Not coming from a writing background, I had to learn to do it right. I read blogs for 15 minutes a day for four years to help develop my craft and my ability to sell more books. I’m still not totally where I want to be, but I’m a much better writer than when I started, and I’m a lot closer to the goal.

What are the powers of your personal Holy Hand Grenade?

I like writing gritty combat and a good motivational speech once in a while.

Lightning Round

  • Favorite Muppet? Animal.
  • Crunchy or Creamy? Definitely crunchy. I don’t know why they make that other stuff.
  • Favorite Sports Team? UNC Tarheels basketball (despite their showing in the NCAAs last year), NY Yankees baseball, and Atlanta Falcons football.
  • Cake or Pie? Pie…but why can’t I have both?
  • Lime or Lemon? Lemon…because you can put it in Corona and make it taste better.
  • Favorite Chip Dip? Helluva Good Sour Cream and Onion
  • Wet or Dry? Sopping wet. (Rob’s Note: He’s a Navy guy)
  • Favorite Musical Performer We’ve Never Heard Of? Two Steps from Hell. Outstanding for combat writing music.
  • Whisky or Whiskey? Bud Light. (Rob’s Note: Sigh)
  • Favorite Superhero? Gal Gadot Wonder Woman. Because Gal Gadot.
  • Winter, Spring, Summer, or Fall? Fall
  • Best Game Ever? In # of hours played? Everquest.
  • Coffee or Tea? Diet Pepsi
  • Sci-Fi or Fantasy? Scifi, with a side of fantasy.

What question(s) would you like to ask me?

How many MAC rounds can a trooper survive?

Rob’s Answer: If we’re talking a magnetically accelerated piece of tungsten, then zero if the trooper isn’t in a CASPer. If we’re talking the fully-loaded magazine of MAC rounds we’re going to have at our LibertyCon party, I would say most can survive five or so, depending upon rate of fire and body mass. However, this survival is likely to be more painful and the target might prefer the quick death of tungsten.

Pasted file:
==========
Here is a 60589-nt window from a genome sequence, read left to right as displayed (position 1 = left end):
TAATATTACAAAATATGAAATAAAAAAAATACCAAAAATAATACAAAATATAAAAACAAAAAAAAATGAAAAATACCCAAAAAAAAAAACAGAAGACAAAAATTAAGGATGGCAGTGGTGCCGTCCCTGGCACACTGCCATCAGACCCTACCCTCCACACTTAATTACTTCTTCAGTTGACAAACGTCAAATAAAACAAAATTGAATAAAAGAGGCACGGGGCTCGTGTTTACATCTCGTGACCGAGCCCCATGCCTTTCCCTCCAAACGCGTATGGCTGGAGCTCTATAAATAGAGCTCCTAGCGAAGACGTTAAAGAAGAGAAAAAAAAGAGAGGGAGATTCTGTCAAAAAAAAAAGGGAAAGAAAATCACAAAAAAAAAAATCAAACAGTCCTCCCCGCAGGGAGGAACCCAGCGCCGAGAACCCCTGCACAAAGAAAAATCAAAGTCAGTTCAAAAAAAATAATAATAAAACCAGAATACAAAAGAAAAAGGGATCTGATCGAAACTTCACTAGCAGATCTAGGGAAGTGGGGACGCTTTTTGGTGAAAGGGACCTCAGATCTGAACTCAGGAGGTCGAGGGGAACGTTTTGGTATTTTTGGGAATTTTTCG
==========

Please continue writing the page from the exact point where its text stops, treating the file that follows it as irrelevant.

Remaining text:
Tell me again where we can find your stuff?

Final question for you: What should I have asked but did not?

You should have asked, “Do you have any free book promotions coming up soon?”

Why yes, yes I do.

Both “Janissaries” and “Cartwright’s Cavaliers” will be free this weekend. Want to introduce someone to my writing or the 4HU? This is your chance to do it—get them to pick up a free copy this weekend!

You can find them here:


Thanks for reading. If you’re interested in any of the other interviews I’ve done, you can find them all here: http://robhowell.org/blog/?cat=326.

If you are a creator, especially an independent creator, and you want to be spotlighted in a future interview, email me at rob@robhowell.org.

Also, if you want to join my mailing list, where I’ll announce every interview, as well as what’s going on in my life, go to www.robhowell.org and fill out the form (Name and Email Address) or drop me an email and I’ll add you.

Interview: Justin Watson

Greetings all

Justin is another author in Trouble in the Wind, the third of the Phases of Mars series of alternate military history.

Interview: Justin Watson
Justin Watson
Justin Watson

What is your quest?

The answer to that is maybe a little heavy to lead off, but here goes.  When I first started writing some years ago I would’ve said that my quest was to write stories that made readers feel the way writers like Heinlein, Dickson, Weis & Hickman and Claremont made me feel when I first read them, and do so consistently enough that my readers would pay me enough to make it my full time job someday.